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Bhutan


Bhutan is situated in South Asia, located at the eastern end of the Himalaya Mountains and is bordered to the south, east and west by the Republic of India and to the north by China. Bhutan is separated from the state of Nepal to the west by the Indian state of Sikkim. The Bhutanese call their country Druk Yul (Dzongkha) which means "Land of the Thunder Dragon". Bhutan's capital is Thimpu.

Geography

Bhutan is the 143rd country in the world in terms of size with a land mass of 38,394 sq kms. It is an extremely cold country surrounded by the Himalayan ranges in the north and the west, while the south ranges taper down and provide the deciduous forest cover for the country. Most peaks in the north are over 23,000 feet (7,000 m) above sea level; the highest point is claimed to be the Kula Kangri, at 24,780 feet The Torsa, Raidak, Sankosh, and Manas are the main rivers of Bhutan, flowing through this region.

Climate

The climate in Bhutan varies with altitude, from subtropical in the south to temperate in the highlands and polar-type climate, with year-round snow, in the north. Bhutan experiences five distinct seasons: summer, monsoon, autumn, winter and spring. Western Bhutan has the heavier monsoon rains; southern Bhutan has hot humid summers and cool winters; central and eastern Bhutan is temperate and drier than the west with warm summers and cool winters

Populations and peoples

The population of Bhutan is estimated at 0.5 million. Life expectancy at birth (years) is 65.7. While life expectancy at birth for males is 64.0%, for females it is 67.6%.

Buddhism is the prevalent religion with Lamaistic Buddhism practiced by 75% of the population. The Indian/Nepalese version of Hinduism is practiced by the remaining 25% of the population.

Bhutan has varied groups of ethnicities ranging from Bhotes to ethnic Nepalese and other indigenous groups and tribes. Dzongkha is the official language of Bhutan.

Literacy

The overall adult literacy rate (% aged 15 and above) is 52.8%. However the male female literacy is skewed with male literacy at 65.0% while female literacy is 38.7%. The combined enrollment ratio in education (%) is 54.1% for 2007.

Economy

Bhutan economy measured in GDP US $ billion in 2007 is estimated at US $ 1.1 billion. In PPP terms it is estimated at US $ 3.2 billion. The per capita income of Bhutan in PPP us $ is 4837

The Ngultrum is the currency of Bhutan and its value is pegged to the Indian rupee. The rupee is also accepted as legal tender in the country.

Bhutan's economy is based on agriculture, forestry, tourism and the sale of hydroelectric power to India.

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Corruption Watch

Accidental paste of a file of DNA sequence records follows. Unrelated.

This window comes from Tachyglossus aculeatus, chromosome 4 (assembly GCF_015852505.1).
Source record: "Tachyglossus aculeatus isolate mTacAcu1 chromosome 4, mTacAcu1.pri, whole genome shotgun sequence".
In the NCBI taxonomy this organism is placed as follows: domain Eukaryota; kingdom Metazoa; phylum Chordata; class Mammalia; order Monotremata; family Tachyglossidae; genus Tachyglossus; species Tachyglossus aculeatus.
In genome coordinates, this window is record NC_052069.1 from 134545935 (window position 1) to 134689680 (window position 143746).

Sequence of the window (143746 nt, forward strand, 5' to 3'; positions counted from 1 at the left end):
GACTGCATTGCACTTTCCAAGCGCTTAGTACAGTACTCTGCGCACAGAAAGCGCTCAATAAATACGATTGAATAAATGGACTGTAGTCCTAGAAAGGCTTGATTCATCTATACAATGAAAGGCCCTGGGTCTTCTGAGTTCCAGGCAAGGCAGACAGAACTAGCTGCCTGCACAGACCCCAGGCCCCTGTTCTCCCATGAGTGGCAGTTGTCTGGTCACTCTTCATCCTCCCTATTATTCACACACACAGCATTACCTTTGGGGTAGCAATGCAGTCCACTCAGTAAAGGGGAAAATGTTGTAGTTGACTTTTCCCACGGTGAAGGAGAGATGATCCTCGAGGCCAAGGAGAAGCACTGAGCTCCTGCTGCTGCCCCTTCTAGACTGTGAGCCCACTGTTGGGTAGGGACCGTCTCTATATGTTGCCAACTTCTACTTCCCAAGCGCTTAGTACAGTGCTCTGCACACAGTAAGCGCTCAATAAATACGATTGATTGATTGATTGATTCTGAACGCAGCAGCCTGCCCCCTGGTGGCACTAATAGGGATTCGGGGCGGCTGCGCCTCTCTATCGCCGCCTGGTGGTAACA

The bad news is that corruption has not only sustained but has grown in size and stature in the country. With scams being a regular feature, seventy per cent respondents in a survey have rightfully opined that corruption has continued to increase in India. One in every two interviewed admit having paid a bribe for availing public services during last one year. Transparency International's latest survey reveals that the political parties top the chart for the most corrupt public institutions, followed by police force and legislatures. No wonder, India continues to make new records on the global corruption arena!

The shocking revelation is that the health and education sectors haven't remained untouched by this phenomenon. With 5th and 6th positions respectively for these sectors on the public perception chart on corruption, corruption has crept insidiously into these sectors of hope for the masses. With bureaucracy being fourth in the list of corrupt institutions in the country, corruption seems to have been non-formally institutionalized with little hope if public services would ever be effective in the country. With economic growth having literally institutionalized corruption, are we now expecting corrupt to be socially responsible - a different CSR.

Poor. Who?

Not giving 'aid' to India is one thing but calling it 'rich' is quite another. If one in three of the world's malnourished children live in India, what does average daily income of $3 indicate? It perhaps means that there is a relative decline in poverty - people are 'less poor' than what they used to be in the past. But having crossed the World Bank arbitrary threshold of $2 a day does not absolve the 'developed' countries of their obligation to part with 0.7 per cent of their Gross National Income in development aid. Should this three-decade old figure not be revised?  

An interesting debate in UK's House of Commons delved on future of development assistance by the British Government. While prioritizing limited resources has been a concern, there has been no denying the fact that development aid must be guided towards tangible gains over a short period of time to start with. There are difficult choices for elected governments to make - should they invest in long-term primary education or in short-term university scholarships? Which of these will bring gains and trigger long-term transformation in the society. As politicians continue to be divided on the matter, poverty persists!!   

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